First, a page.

The implications of this study are that interventions that promote dental health and denture use may prevent older people from becoming homebound. In this study, 9.7 % of the respondents did not use dentures in spite of having fewer than 20 teeth. Improving the rate of denture use among older people with fewer teeth could reduce their risk of homeboundness in the future. Socioeconomic inequalities were observed in dental prosthesis use among older Japanese people [40]. In addition to dental health, homeboundness is associated with socioeconomic conditions [1]. Therefore, up-stream public health approaches that consider a broad range of social determinants of health are needed to prevent homeboundness and deterioration of dental health [41, 42].

The strength of our study includes a prospective cohort design involving the use panel data. This design was suitable for the inference of causality. In addition, our analysis considered various covariates that previous studies found to be associated with homeboundness. Even after adjustments for these covariates, a significant association was found between dental health and homeboundness.

Our findings should be considered within the context of its limitations. First, the follow-up rate was relatively low (72.39 %). Although follow-up rates of 50–80 % have been shown to be acceptable [43, 44], higher rates are desirable. Since our study respondents were 65 years or older, their physical conditions were sometimes unstable. In fact, the characteristics of non-respondent to the follow-up survey were younger and healthier (Table 3). Therefore, lower follow-up rates decrease the generalizability of the present results. Second, dental health (number of remaining teeth and denture use) was self-reported, and even though the validity of this measure has been well established with respect to objective measures [4548], self-reported dental health was found to be imprecise relative to clinical dental checkups. Therefore, our result regarding the association between dental health and homebound status is considered an underestimation. Third, the study fields were not randomly selected from whole Japanese municipalities; thus, we did not apply weight analysis. Our participants did not include people with disability at baseline. Therefore, the generalizability of the present results to the Japanese population is limited. Fourth, we did not examine dental attendance history at the baseline survey. Including this variable as a covariate can further reduce the possibility of reverse causation.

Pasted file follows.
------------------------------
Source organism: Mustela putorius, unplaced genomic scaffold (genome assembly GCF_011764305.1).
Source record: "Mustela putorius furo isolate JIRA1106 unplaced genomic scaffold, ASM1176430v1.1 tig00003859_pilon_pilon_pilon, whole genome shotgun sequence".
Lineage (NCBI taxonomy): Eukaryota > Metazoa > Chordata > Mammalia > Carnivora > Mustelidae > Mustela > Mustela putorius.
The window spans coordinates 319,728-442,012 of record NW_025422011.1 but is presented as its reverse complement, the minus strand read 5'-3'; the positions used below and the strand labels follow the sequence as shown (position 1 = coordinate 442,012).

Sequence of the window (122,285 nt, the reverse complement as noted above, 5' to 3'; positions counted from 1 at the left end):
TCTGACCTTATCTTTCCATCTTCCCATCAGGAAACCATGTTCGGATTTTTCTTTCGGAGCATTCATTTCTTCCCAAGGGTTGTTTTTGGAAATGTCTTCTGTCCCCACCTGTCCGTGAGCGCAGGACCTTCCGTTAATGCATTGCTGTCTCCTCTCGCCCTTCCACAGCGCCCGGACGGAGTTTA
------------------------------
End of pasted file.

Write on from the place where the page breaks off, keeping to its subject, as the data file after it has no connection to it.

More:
Table 3

Baseline characteristics of the respondents and non-respondents to the follow-up survey (n = 7270)

 

Number (%) at baseline

 

Respondents to the follow-up (n = 5589)

Non-respondents to the follow-up(n = 1681)

Sex

  

Male

2513(45.0)

785(46.7)

Female

3076(55.0)

896(53.3)

Dental health

 

≥20 teeth

1788(32.0)

405(24.1)

≤19 teeth with dentures

3064(54.8)

927(55.1)

≤19 teeth without dentures

579(10.4)

240(14.3)

Marital status

 

Marriage

4020(71.9)

1147(68.2)

Widowed

1140(20.4)

330(19.6)

Separated

68(1.2)

18(1.1)

Never married

67(1.2)

28(1.7)

Other or missing

294(5.3)

158(9.4)

Education

  

<6 years

129(2.3)

52(3.1)

6–9 years

2976(53.2)

995(59.2)

10–12years